Thursday, February 20th, 2020

Euro Zone Austerity or Growth

 

Will Euro Zone austerity or growth be the key to getting the various European Union economies back on track? The issue of Euro Zone austerity or growth came to the fore the other day when the Spanish Prime Minister, Mariano Rajoy, announced that Spain will exceed its austerity limits in the coming year. Spain has the dubious distinction of being one of the PIIGS economies (Portugal, Ireland, Italy, Greece, and Spain). All of these nations have been in danger of defaulting on their national debts and have had, to varying degrees, to rely on support from the greater European Union for help in making payments on their bonds. An offshoot of the greater Euro Zone debt dilemma has been a broad agreement to set clear budget goals and to maintain fiscal discipline. The belief of the more solvent members of the Euro Zone is that the debtor states have simply been profligate spenders. The belief of the Italians, Greeks, Spanish, Portuguese, and Irish has been that if they had more significant economic growth none of these would be an issue. With this background Spain agreed to austerity measures. However, Spain has the highest unemployment rate in the Euro Zone and its Prime Minister, Mr. Rajoy, believes that he needs to temper austerity measures and promote jobs and growth. If your options trading has a Euro Zone recovery in mind, the Spanish experiment may be instructive.

The various members of the European Union, including Spain, have just signed the treaty changes that obligate each EU member to maintain tight fiscal discipline. This treaty change is the price that more solvent northern EU members exacted for coming to the rescue of their southern brothers. For northern EU member the Euro Zone austerity or growth issue has been decided on the side of austerity. However, Spain had a budget deficit of over eight percent of its GNP last year and was initially aiming for just over four percent this year. However, Mr. Rajoy now says that Spain will likely come in with a 2012 deficit of slightly less than six percent of its GNP. The obvious issue with the math for the Euro Zone austerity or growth issue is that a nation can have exactly the same monetary figure of deficit for the year but come in with various percentages depending on just how high their GNP rises or how low it sinks. Spain is opting for faster growth in hopes that growth this year will result in a lower proportional debt next year. Now, what does any of this have to do with profitable options trading ?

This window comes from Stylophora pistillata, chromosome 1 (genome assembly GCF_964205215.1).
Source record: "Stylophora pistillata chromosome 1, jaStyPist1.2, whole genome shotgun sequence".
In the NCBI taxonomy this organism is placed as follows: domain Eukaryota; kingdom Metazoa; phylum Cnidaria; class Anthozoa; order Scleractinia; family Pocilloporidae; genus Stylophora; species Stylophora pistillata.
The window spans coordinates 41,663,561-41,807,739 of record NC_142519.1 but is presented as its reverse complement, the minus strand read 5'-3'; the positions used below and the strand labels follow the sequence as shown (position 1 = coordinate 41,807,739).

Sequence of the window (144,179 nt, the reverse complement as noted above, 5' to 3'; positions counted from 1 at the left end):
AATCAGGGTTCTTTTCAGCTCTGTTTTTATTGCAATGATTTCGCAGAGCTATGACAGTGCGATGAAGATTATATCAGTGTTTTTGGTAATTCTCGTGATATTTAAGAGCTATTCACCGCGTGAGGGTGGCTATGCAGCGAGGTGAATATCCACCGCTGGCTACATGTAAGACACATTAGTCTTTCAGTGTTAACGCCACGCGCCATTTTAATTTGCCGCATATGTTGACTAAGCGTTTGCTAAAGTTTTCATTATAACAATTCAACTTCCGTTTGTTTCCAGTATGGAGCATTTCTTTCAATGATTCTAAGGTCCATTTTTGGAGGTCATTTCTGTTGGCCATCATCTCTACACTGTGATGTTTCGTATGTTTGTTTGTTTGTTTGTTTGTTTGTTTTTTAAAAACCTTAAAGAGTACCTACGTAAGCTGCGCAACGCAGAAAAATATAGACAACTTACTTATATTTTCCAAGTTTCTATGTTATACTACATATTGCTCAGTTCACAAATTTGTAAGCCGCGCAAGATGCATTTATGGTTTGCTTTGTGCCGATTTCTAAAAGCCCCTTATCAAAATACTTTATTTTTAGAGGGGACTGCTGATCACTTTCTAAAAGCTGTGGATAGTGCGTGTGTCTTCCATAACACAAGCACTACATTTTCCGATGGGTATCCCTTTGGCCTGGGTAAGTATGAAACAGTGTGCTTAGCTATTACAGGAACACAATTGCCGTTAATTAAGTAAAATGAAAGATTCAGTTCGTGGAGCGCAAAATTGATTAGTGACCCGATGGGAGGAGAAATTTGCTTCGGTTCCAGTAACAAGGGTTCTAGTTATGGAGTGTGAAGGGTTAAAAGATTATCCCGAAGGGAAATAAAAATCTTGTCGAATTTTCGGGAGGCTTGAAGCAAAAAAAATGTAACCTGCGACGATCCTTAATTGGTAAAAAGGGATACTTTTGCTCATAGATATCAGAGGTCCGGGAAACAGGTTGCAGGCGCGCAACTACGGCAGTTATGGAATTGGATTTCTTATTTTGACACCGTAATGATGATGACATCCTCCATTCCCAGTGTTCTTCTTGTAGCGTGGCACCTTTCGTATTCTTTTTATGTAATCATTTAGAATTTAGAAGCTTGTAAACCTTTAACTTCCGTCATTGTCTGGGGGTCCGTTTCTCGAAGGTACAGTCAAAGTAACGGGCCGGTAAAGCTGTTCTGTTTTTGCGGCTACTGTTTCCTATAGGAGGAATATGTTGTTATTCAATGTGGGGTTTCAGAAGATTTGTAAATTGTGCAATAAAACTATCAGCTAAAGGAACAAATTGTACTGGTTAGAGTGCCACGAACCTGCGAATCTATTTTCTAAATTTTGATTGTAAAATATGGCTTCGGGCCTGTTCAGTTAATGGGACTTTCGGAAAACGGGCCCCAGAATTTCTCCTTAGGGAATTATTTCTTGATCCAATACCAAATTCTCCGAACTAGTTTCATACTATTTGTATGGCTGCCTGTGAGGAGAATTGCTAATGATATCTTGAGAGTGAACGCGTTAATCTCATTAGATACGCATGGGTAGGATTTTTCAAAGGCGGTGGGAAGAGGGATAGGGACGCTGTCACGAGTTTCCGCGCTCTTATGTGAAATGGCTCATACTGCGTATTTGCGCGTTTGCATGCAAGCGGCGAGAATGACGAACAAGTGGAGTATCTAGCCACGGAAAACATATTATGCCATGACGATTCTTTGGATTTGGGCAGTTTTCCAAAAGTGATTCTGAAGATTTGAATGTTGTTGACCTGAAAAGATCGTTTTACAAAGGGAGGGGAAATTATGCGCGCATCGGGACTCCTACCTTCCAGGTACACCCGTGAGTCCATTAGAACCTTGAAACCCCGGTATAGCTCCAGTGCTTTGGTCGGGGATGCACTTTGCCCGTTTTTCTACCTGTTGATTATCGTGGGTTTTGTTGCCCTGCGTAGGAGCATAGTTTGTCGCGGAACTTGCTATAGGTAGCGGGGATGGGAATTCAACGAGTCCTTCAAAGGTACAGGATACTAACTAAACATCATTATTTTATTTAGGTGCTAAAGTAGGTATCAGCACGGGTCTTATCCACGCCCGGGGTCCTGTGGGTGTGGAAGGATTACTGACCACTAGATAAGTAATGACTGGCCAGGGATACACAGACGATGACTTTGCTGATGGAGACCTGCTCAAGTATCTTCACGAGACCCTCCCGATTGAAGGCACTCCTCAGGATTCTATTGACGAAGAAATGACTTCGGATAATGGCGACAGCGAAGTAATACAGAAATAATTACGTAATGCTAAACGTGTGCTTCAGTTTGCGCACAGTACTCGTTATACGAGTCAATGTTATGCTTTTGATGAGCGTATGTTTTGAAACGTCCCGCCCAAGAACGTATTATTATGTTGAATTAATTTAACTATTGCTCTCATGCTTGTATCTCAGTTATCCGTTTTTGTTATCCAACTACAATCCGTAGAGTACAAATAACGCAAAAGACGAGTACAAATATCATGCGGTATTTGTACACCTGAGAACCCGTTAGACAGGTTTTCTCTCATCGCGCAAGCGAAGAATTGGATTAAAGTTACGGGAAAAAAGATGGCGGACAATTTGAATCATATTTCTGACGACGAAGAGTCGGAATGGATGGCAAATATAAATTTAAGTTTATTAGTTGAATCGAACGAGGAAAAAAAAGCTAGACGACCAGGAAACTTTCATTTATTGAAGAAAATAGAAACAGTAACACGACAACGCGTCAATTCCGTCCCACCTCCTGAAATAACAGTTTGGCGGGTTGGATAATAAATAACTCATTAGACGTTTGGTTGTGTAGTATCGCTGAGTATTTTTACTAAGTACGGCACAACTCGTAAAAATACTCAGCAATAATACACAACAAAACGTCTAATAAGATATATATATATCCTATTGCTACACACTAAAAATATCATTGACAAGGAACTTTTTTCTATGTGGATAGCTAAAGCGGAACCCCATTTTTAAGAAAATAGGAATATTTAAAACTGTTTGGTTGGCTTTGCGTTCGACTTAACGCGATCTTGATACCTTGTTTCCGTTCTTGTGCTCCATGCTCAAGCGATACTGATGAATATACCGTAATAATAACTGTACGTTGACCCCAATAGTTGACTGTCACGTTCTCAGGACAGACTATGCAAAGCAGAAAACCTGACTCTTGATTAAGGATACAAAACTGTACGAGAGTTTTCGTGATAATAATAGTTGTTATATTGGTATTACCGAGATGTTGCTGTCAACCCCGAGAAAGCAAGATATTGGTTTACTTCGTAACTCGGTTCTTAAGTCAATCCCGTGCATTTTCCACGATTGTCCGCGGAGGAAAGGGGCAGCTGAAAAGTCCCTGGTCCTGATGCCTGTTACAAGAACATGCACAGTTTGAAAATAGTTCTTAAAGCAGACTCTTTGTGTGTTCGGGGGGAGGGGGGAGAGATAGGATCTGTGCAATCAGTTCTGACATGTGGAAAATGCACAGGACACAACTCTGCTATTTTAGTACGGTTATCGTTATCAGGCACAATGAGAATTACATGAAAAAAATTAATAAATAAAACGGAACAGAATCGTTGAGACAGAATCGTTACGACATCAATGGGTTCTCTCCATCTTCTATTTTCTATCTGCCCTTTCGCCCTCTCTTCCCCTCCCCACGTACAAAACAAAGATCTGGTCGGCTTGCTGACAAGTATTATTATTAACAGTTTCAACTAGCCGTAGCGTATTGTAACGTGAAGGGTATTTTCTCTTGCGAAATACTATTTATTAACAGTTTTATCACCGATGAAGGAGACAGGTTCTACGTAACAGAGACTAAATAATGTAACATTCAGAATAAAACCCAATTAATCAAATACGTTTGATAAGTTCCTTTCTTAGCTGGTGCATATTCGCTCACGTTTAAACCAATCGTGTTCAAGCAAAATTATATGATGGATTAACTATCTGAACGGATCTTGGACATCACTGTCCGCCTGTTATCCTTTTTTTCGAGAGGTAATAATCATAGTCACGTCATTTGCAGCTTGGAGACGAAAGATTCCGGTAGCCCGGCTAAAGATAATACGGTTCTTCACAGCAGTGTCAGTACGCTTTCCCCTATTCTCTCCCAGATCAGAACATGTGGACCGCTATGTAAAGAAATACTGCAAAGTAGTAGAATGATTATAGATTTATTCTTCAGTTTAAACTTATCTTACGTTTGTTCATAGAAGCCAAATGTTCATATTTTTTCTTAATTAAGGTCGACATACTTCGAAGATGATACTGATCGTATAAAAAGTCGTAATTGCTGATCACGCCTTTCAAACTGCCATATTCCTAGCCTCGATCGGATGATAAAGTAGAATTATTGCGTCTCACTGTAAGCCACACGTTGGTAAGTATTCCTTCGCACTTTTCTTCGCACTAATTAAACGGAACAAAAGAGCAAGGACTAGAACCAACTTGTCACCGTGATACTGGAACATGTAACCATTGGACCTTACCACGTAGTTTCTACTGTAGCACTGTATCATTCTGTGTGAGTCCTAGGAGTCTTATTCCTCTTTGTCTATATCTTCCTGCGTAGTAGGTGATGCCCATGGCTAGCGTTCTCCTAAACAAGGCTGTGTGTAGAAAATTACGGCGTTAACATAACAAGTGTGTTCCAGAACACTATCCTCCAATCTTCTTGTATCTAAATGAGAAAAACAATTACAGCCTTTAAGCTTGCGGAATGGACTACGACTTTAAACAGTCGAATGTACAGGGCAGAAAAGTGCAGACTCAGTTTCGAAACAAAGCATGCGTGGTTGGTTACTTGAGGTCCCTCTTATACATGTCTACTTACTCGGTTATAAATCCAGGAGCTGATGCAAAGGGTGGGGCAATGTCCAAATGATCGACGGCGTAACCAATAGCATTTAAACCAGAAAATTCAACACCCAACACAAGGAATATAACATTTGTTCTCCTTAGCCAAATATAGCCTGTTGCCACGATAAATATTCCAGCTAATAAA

The European Union as a whole is an economy on par with the United States. Many Euro Zone stocks trade as American Depository Receipts in the USA. Bank stock options have been strongly affected by events in the EU as bank investment in national debt bonds has threatened to provide substantial losses. Options traders of bank stocks stand to make large profits if they are able to correctly anticipate the result of the Euro Zone austerity or growth issue. A higher debt load in Spain, Italy, or other nations will likely lead to high bond yields. However, with Greece as an example, if the situation becomes dire, investors will end up taking a loss on their capital investment in order to avoid losing all of their investments. Although this issue is largely one for European banks there appears to be some degree of US bank exposure as well.

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